The way data is laid out across the nodes and their respective drives is fundamental to a cluster’s functionality, and this is particularly true for large files. Because OneFS consists of a single file system providing one vast, scalable namespace, a cluster can support datasets with hundreds of billions of small files, a smaller number of very large files, or some combination of the two—all within the same file system, free from multiple volume concatenations or single points of failure.
OneFS lays data out across multiple nodes, allowing files to benefit from the resources (drives and cache) of up to 20 nodes. This is significant not only for read and write performance but also for the rapid reconstruction of affected files in the event of a drive or node failure. OneFS uses Reed-Solomon erasure coding for protection at the file level, providing exceptional levels of storage utilization as well as enabling the cluster to recover data quickly and efficiently. OneFS provides protection against up to four simultaneous component failures respectively, and a single failure can be as little as an individual disk or an entire node.
Striped, distributed metadata coupled with continuous autobalancing affords OneFS near-linear performance characteristics, regardless of the capacity utilization of the system. Both metadata and file data are spread across up to 20 nodes, keeping the cluster balanced at all times.
The OneFS file system employs a native block size of 8 KB, and 16 blocks are combined to create a 128 KB stripe unit. Files larger than 128 KB are protected with error-correcting code parity blocks (FEC) and striped across nodes. This allows files to use the combined resources of up to 20 nodes, based on the selected protection policy. For instance, a 16 TiB file stored on OneFS will use more than 134 million 128 KB stripe units, organized into data stripes and protected with parity according to the protection level.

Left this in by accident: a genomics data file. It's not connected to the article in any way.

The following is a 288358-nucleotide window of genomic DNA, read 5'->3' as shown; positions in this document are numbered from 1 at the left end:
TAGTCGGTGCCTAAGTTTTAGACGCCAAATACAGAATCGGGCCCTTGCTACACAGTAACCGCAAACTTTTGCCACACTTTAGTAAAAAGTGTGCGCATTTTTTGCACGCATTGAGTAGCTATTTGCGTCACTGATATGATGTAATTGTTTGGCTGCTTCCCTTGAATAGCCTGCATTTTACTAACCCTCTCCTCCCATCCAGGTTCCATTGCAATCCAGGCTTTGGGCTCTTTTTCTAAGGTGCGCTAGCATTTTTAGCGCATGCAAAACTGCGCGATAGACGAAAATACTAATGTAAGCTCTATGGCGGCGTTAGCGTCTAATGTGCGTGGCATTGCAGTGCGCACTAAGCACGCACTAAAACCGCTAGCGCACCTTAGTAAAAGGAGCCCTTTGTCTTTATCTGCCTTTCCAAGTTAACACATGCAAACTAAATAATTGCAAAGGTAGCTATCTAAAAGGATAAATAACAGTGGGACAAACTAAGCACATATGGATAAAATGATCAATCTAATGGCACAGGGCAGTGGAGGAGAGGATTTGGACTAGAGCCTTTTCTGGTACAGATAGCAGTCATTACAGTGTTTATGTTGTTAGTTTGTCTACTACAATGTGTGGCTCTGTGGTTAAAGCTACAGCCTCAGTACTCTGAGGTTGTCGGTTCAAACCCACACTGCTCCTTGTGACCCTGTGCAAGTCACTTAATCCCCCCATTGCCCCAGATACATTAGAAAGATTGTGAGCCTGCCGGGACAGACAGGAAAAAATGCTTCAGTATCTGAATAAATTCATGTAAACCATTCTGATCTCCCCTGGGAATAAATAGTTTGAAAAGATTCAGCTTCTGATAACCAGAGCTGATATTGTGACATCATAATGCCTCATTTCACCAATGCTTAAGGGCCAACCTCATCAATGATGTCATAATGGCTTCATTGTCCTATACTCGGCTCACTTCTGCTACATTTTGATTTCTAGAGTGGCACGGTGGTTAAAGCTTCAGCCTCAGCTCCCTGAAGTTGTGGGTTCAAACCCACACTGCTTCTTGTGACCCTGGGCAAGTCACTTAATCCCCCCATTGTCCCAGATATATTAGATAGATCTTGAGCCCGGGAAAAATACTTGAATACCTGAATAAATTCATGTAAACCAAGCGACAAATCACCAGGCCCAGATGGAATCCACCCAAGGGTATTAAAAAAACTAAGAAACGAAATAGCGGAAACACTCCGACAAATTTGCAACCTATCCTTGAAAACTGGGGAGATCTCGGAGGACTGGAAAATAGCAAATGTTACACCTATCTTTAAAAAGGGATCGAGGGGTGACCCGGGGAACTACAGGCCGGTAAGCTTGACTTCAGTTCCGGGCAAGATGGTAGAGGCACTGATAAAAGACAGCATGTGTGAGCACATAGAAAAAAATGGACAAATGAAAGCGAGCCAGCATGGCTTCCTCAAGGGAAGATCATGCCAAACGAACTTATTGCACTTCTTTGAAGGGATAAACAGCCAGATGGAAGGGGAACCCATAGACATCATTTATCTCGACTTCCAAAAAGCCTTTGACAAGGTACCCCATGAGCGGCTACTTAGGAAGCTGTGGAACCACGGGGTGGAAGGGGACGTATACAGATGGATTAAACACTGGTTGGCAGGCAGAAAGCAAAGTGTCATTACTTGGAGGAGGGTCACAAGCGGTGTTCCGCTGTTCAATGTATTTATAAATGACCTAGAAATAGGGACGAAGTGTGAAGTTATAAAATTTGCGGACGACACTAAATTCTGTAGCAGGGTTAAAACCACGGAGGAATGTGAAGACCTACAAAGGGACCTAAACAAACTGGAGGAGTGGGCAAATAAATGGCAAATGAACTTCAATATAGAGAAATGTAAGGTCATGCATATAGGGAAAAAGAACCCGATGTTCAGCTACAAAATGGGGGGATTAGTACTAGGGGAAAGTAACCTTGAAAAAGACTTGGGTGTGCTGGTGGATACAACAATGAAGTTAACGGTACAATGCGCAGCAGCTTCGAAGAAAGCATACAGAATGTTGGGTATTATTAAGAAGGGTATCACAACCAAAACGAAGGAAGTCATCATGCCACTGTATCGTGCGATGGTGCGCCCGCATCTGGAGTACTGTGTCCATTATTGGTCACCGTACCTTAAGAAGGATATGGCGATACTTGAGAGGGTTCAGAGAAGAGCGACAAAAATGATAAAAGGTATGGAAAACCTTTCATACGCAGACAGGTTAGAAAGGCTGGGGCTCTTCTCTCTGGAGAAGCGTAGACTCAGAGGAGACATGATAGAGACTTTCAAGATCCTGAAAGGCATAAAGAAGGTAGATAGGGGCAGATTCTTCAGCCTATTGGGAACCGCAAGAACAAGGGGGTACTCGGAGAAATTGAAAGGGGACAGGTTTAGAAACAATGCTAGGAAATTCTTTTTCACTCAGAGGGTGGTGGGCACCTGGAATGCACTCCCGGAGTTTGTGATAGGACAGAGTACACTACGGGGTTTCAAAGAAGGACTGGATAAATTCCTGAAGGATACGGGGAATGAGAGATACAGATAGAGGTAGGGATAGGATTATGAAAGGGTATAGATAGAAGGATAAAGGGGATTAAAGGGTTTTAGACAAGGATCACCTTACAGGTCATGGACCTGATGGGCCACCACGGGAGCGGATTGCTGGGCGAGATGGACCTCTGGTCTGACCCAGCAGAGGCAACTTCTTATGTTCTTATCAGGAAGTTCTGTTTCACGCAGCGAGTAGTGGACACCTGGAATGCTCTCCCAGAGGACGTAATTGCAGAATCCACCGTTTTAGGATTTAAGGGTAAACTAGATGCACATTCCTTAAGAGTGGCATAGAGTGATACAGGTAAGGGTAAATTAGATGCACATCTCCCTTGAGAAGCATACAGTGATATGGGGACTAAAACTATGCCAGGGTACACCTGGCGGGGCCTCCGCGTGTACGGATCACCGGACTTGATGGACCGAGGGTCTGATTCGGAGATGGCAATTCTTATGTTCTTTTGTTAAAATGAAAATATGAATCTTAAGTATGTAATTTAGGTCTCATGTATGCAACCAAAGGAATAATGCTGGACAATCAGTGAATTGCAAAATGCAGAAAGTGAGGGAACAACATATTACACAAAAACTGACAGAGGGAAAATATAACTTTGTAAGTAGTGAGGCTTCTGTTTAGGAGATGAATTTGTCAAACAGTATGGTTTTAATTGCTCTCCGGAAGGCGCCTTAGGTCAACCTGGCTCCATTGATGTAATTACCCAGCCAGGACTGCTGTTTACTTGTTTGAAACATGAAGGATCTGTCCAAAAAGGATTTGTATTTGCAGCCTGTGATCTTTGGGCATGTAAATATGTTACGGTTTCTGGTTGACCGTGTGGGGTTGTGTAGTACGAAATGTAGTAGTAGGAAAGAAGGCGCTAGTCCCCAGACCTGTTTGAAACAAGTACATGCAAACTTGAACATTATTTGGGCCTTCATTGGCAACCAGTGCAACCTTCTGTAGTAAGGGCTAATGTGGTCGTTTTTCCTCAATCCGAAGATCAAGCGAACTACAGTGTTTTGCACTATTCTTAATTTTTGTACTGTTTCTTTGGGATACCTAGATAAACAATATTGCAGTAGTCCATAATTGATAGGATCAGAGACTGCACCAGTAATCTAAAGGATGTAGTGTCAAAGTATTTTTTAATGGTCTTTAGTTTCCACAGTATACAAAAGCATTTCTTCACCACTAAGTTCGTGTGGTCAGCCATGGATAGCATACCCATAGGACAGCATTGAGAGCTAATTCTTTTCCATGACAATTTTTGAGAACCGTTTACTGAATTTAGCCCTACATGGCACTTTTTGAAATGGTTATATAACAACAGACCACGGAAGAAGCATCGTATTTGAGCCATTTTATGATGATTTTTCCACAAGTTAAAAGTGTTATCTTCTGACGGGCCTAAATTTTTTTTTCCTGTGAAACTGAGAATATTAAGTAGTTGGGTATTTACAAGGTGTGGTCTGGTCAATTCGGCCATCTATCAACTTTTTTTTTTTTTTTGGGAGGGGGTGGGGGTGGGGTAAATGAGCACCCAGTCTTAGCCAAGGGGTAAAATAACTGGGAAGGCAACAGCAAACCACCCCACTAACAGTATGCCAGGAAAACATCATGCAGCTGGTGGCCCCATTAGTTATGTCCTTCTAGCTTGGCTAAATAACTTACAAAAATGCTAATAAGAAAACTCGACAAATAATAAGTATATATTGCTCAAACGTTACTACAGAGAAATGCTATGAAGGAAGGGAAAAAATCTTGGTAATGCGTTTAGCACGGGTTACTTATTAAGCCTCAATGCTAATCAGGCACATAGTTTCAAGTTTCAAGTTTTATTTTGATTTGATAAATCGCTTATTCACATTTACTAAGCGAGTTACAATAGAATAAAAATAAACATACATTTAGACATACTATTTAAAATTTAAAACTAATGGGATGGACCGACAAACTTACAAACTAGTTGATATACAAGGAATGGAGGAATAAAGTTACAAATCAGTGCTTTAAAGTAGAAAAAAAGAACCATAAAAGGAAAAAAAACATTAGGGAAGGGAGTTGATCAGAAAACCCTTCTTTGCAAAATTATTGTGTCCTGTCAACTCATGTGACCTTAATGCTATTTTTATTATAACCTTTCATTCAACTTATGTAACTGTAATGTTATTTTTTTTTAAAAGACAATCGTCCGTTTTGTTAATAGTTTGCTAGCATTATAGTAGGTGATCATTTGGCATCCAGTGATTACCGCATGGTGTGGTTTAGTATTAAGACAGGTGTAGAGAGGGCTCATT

In keeping with the goal of storage management simplicity, OneFS automatically calculates and partitions the cluster into node pools, consisting of three or more nodes, which are optimized for both protection and efficient space utilization.
Note: The best practice is to use the recommended protection level for a particular cluster configuration. This recommended level of protection is clearly marked as suggested in the OneFS WebUI storage pools configuration pages and is typically configured by default. In this example, the ubiquitous +2d:1n protection level guards against two drives or one node failure per node pool.
Each node pool is composed of one or mode disk pools from the same type of storage nodes, depending on the number of drives each node contains, and a disk pool may belong to exactly one node pool. Today, each node pool requires a minimum of three nodes.
Finally, OneFS neighborhoods are subdivisions of node pools that have been split into smaller groupings of nodes (fault domains) to increase reliability. Neighborhoods typically contain multiple disk pools and are a subgroup of a node pool and will not extend beyond the node pool bounds.
As described later in this paper, the large file compatibility checking command uses these pool and neighborhood concepts and references them in its output.